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Economic Concepts on the Ballot
A number of states and localities passed measures that have significant economic implications. These policies include applications of human capital investment, public choice, and price controls.
Last week featured a number of marquee congressional and gubernatorial races across the United States, but a number of initiatives were also considered across states. Some measures seemed a bit goofy, like Tennessee ratifying its state constitution to (finally) outlaw slavery, but others had clear economic implications. A number of initiatives focused on tax-related issues (like increasing sales taxes in Arizona or income taxes in California), but a few of them were unique in the sense that they focused on interesting economic concepts.
Instead of taking a deep dive into one of those initiatives, I have picked three topics to cover. Each section provides a brief summary of the measure and the program but includes a lot of links so that you can learn more about the measures you’re most interested in learning more about. The three topics that were approved by voters last week include:
Because of how much content is included in this week’s newsletter, your email provider may cut off the bottom half of the post. To ensure that you’re seeing the whole story, read this post on Monday Morning Economist online or on the new Substack app:
School Lunches & Human Capital
Colorado voters approved Proposition FF, which reduces the amount of state income taxes that could be deducted for individuals earning more than $300,000 per year. That additional tax revenue will be used to create (and support) the Healthy School Meals for All program. The program provides universal school lunches for public school students and raises wages for cafeteria workers. State officials estimated that changing the deduction policy would increase state revenue by $100.7 million per year.
The National School Lunch Program (NSLP) was established in 1946 and reimburses participating schools that provide free or reduced-priced meals to eligible students based on their household’s annual income level. During the initial two years of the pandemic, the federal government issued waivers to the program so that all students, regardless of financial status, could eat school meals for free. Those waivers, however, expired over the summer. This proposition replicated those federal waivers so that the state covered the cost. Colorado students will now have access to breakfast and lunch each school day, regardless of their family’s financial status.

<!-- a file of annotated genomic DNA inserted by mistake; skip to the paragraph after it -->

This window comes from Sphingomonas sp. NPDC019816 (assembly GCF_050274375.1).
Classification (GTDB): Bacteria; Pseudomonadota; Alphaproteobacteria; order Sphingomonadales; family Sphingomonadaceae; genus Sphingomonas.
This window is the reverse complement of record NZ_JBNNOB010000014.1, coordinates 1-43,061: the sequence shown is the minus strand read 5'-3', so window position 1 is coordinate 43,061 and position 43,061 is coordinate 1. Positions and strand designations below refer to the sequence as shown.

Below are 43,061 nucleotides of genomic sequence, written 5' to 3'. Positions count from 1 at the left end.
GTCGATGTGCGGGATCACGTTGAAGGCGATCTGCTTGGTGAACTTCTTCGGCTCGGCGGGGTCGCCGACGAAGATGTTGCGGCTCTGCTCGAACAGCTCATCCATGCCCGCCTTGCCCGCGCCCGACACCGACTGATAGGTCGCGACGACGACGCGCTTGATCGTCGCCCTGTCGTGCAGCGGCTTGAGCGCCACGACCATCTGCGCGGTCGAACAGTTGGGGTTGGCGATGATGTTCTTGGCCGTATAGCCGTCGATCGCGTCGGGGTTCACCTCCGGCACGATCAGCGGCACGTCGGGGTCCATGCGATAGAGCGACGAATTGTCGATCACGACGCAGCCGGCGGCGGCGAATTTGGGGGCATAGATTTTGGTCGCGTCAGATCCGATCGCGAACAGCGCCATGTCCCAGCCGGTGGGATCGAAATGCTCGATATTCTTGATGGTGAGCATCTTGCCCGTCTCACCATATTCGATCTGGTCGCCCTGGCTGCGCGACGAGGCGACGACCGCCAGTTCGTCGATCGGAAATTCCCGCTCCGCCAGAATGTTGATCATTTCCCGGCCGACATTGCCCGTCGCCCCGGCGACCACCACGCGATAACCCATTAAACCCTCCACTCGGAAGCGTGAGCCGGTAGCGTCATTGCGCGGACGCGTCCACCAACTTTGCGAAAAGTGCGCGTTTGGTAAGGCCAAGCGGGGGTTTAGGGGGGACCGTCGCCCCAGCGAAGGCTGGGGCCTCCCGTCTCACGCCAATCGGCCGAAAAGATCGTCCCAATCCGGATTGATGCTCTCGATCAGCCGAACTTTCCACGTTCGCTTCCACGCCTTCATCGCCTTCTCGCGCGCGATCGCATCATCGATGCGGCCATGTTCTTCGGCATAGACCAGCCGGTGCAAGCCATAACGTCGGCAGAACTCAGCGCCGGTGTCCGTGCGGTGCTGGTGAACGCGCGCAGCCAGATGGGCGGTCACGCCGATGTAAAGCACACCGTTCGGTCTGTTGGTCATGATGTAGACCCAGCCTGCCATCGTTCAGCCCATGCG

Funding education initiatives is a great example of investing in human capital, but it’s one of many ways that policymakers can improve the quality of the future workforce. These programs are seen as an investment because they require upfront costs that take several years (or decades) before seeing the returns. Because of this structure, it can be difficult for individuals to make those same investments on their own.
"Whenever I am asked what policies and initiatives could do the most to spur economic growth and raise living standards, improving education is at the top of my list."
—Janet Yellen | Chair of the Federal Reserve (Source)
Researchers have found that healthier meals and increased access to the National School Lunch Program result in improved end-of-year test scores. Improved access has also been linked with improved lifetime earnings and reduced chronic health issues later in life. From a social investment standpoint, researchers have estimated that school lunch programs around the country provide nearly $40 billion in health and economic benefits while costing only $18.7 billion per year to run.
Ranked Choice Voting and the Median Voter Theorem
Nevada has taken the first step toward using ranked-choice voting across the state for major elections. In order to amend its state constitution, however, Nevada voters must approve initiatives in two even-numbered election years. The same initiative will come up again in the 2024 election, and if approved again, will establish ranked-choice voting in general elections for congressional, gubernatorial, state executive official, and state legislative elections. The adoption of ranked-choice voting varies tremendously across (and within) states:
A ranked-choice voting system asks voters to rank candidates on their ballots rather than selecting a single candidate they prefer. If a single candidate wins a majority of first-place votes, they are declared the winner. Ranked-choice voting comes into play only when the top candidate only wins a plurality of votes instead of the majority of votes. Some states (and the presidential election allow candidates to take office based on plurality rather than the majority, while others may require a run-off election. When this happens, the top two candidates are placed on a ballot again to ensure a majority will occur.
Ranked-choice voting may seem costly at first, but eliminates the need for a run-off if no candidate wins a majority of the first-place votes in the initial round. Instead, the candidate with the fewest first-place votes is eliminated and those ballots are adjusted so that the second-place candidate on each of those ballots is elevated to the first-place spot. The ballots are counted again to determine if the additional first-place votes result in a majority. If not, the process is repeated until a candidate has secured a majority of the votes.
Economists study voting behavior and analyze political systems in the field of public choice economics. We often talk about the decision of groups, but groups can’t make decisions. Individuals are responsible for their own decision, and those decisions are aggregated to determine the group outcome. Public choice economists study how diverse (and often conflicting) preferences of individuals are expressed when combined together to represent a single unit.
When it comes to analyzing voting behavior, economists often focus on a concept known as the median voter theory. If people’s preferences can be distributed across a range, say from 0 to 100, on how much they support a given candidate, the preferences of the “median voter” should determine the outcome of the election. Under this framework, candidates holding extreme preferences on one end of the spectrum should lose to candidates with more moderate platforms. Over time, candidates tend to converge to the middle position if their focus is on winning elections rather than staunchly defending their beliefs. This theorem should still hold in a ranked-choice system, since extreme candidates still need to garner second and third-place votes in case the top candidate doesn’t earn a majority of the initial votes. Oddly enough, political parties have consistently become more polarized over time rather than converging to the center.